I do find it odd that they've got the garden hose fitting at the front and the pressure hose at the back, but having a look around, most are like this. I guess I'm just used to our big gas-powered Simpson, but that's not comparing apples with apples.
Why I Recommend the Sun Joe SPX3000
We did give all the units a reasonable test, and the Sun Joe just came out head and shoulders above the others. To be honest, I wanted it to be the Greenworks because it's such a good-looking power washer, but it was a lot heavier and the pressure just wasn't there in comparison to the Sun Joe.
- I like the way that Sun Joe back themselves up with a two-year warranty on just a $139 product, especially a product that could definitely suffer a lot of abuse.
- For this price, it also has a longer high-pressure hose than the others. Believe me, that's critical for us as we have a long driveway, but we can also reach the other side of our RV to blow dirt off.
- It doesn't weigh much at 31 lbs, and with a couple of wheels, it is quite maneuverable.
- We've had it for six months now and it gets a lot of use. The boys are out on their bikes each weekend and it blows the mud off those bikes in under a few minutes.
- We also like the four changeable nozzle tips. The others all offer what they call a variable nozzle, which is actually one 25° nozzle that has a shield over the top within a case that you move with your fingers. In theory, it's a great idea, because you can adjust the degrees in seconds from 0° to 45°. However, in practice, the pressure of the water just slowly builds behind it until what was a perfect 25° becomes a perfect 45°. It's just a lazy, cheap solution for them not to have to offer out 4 separate nozzles.
- Price: $139
- 1.76 GPM
- Motor: 1800 Watt / 14.5amp
- 35 foot power cord
- 25 foot high pressure hose
- Twin detergent tanks (0.9 litres each tank)
- Total stop system (take your hand off the trigger and the unit completely shuts down until you press the trigger again).
- Five quick connect nozzles: 0° / 15° / 25° / 40° / and soap
- Weight: 31 lbs
- Two year full warranty
Let's Take a Look at the Competitors
Before deciding on the Sun Joe, we tested a number of competitors within the same price range.
The Powerhouse International
- Priced at $180, with 2000psi and 1.6gpm.
- Some nice features of this unit were that the power cord was adequate.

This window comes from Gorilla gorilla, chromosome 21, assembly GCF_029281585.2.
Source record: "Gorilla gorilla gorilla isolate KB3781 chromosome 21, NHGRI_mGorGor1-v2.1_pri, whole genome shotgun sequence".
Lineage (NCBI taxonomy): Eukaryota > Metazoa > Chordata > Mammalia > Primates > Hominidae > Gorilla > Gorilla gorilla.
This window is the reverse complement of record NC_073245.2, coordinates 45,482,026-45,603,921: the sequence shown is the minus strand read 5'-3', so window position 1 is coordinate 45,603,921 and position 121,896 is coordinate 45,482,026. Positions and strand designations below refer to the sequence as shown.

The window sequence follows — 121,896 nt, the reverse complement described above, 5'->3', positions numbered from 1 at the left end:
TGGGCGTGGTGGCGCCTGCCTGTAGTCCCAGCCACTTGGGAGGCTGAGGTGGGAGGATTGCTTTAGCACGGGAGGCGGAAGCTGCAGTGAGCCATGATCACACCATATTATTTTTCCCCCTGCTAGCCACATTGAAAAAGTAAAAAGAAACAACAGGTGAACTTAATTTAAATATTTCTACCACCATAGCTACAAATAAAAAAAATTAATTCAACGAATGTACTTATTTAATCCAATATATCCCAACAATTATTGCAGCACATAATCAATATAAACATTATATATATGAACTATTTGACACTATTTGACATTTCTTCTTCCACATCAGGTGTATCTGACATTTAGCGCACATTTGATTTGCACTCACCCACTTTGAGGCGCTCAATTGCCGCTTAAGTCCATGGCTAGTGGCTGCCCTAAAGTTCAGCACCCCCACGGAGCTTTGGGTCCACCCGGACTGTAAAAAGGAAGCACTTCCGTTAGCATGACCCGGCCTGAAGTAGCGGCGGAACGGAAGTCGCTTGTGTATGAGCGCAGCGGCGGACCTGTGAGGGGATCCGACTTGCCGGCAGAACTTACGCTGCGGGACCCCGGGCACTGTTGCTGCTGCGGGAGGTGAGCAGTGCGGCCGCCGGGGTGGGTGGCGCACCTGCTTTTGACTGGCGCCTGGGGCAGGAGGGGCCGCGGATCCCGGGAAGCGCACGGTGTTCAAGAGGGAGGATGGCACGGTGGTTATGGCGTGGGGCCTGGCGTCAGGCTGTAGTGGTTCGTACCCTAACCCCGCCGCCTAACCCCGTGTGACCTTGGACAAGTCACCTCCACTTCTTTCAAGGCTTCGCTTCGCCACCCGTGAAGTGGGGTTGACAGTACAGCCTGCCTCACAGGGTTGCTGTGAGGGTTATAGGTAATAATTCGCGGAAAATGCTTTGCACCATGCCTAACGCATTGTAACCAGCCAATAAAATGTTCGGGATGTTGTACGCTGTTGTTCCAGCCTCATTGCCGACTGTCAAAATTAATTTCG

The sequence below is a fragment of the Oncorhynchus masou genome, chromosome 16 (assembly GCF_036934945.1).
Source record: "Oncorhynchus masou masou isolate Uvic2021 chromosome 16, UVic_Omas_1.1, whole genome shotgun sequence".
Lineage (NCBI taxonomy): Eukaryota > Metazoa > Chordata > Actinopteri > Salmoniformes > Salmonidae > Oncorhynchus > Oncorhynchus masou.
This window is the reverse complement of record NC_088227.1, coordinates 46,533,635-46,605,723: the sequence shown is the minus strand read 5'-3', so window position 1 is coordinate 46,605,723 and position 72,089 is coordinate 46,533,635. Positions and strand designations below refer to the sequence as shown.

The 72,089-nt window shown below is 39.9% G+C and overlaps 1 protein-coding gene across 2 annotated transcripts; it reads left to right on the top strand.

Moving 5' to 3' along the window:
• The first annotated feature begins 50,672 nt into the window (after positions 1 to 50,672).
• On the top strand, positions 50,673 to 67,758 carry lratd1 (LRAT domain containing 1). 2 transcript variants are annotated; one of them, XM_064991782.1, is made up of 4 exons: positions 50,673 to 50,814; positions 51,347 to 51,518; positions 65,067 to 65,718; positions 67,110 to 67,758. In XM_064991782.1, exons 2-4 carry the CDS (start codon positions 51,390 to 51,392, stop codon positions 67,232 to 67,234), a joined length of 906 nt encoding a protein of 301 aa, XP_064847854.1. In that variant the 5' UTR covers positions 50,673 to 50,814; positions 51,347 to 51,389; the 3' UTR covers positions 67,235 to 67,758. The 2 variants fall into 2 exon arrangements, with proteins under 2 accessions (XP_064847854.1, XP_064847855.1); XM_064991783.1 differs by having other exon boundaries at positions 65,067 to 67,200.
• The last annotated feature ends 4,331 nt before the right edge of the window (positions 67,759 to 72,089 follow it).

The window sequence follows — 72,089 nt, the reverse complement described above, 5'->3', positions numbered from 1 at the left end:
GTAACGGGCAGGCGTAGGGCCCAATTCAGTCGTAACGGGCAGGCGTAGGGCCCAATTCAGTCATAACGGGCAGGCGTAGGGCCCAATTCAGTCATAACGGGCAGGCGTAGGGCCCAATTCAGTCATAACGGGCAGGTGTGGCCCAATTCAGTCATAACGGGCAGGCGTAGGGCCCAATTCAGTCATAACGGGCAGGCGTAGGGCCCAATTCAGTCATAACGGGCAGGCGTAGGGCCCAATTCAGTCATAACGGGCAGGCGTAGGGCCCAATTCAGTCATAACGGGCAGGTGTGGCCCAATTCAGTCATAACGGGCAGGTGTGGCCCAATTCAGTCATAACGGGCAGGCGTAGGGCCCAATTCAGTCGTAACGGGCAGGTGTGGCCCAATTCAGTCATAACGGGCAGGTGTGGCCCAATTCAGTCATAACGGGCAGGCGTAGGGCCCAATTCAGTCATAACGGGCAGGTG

- It came like the Sun Joe with a total stop system, whereby the motor shuts down completely when you release the trigger.
- Also it comes with a spinning patio cleaner as standard.
- However, we didn't like the hose reel connected at the top of the unit. What seemed like a good idea when we first saw it turned into a something annoying as it repeatedly fell over if you pulled on the high pressure hose from a distance (never a good idea to do that anyway, but it beats walking back to the pressure cleaner all the time).
- We also found the turbo nozzle started okay but then would stop after about ten seconds of use. When you release the trigger and power it up again, the nozzle started again fine, then stopped. Might have been a faulty nozzle but drawing on past experiences with a Karcher that did the same thing, I'm guessing it's a fault with them across the board.
- We didn't think it had a great amount of pressure even though the specifications would tell you otherwise. But it does have a low gpm flow.
- Only a one-year warranty.
Only $145 with Free Delivery
We Also Tested the AR Blue Clean AR383
- The AR Blue Clean is offered at $120, has 1900psi and 1.5gpm.
- It comes with the same length power cord as the Sun Joe.
- But, like most of them, it only has a 20 foot high pressure hose (the Sun Joe's is five feet longer at 25 feet).
- It didn't compete on pressure, but that was likely due to its lower flow rate at 1.5 gpm.
- It also has a separate detergent bottle. That is, it's not attached to the trolley in any way and this was really annoying. In only a short time, it would fall over if the washer was moved in any way and you didn't isolate the bottle first. Plus it was just an extra thing to pick up and move all the time.
- After questioning the sales rep, we found that any fittings such as the hose had to be AR Blue Clean. Most other units these days have universal fittings (so, for example, you can fit a Karcher high pressure hose to your Sun Joe, which is appealing as not all high pressure hoses were born equal).
- Also only a one-year warranty, which we consider too short these days.
The Greenworks GPW1950
- A nice-looking machine and ergonomically well-thought-out, as the trolley holds everything.
- It was in our price range at $194 and pressure is 1950psi.
- But, like all of them, it has inadequate flow. This was especially evident at only 1.2gpm. And you could feel it, too. It would be fine for cleaning your car but it would take an eternity to clean a drive or pathway.
- It was up there with the Sun Joe in having a 25 foot high pressure hose and pulled one better at having dual soap tanks. Nice feature this, as you can run two different detergents without messing around changing them if you've only got one.
- It's a heavy unit at 44 lbs, but it has dual wheels so it's okay if you just want to park it up.
- We did find it quite noisy, which is strange for an electric unit, but the chassis does have a lot of plastic pieces wrapped around it so may have had extensive rattling.
- Only a one-year warranty, but Greenworks does have an excellent reputation.
The Karcher K3 Follow Me
- The Karcher K3 Follow Me is a unique pressure cleaner as it is on a trolley of four wheels so you can pull it along.
- It retails for $145, has 1800psi and 1.3gpm water flow.
- In comparison to all the others, it falls down badly. Not only does it have low water flow but it comes with just a 20-foot power cord and a truly ridiculously short 15-foot high pressure hose.
- Not even the four wheels could carry it up our tiled pathway. First, one front wheel came off, and as soon as that was put back on, the other one popped off.
- Ten to fifteen years ago, Karcher, a German company, was head-and-shoulders above anyone else in quality and power. But these units are no longer made in Germany but in Mexico, although I don't think you can blame the quality control on Mexico, as surely they're still designed in Germany.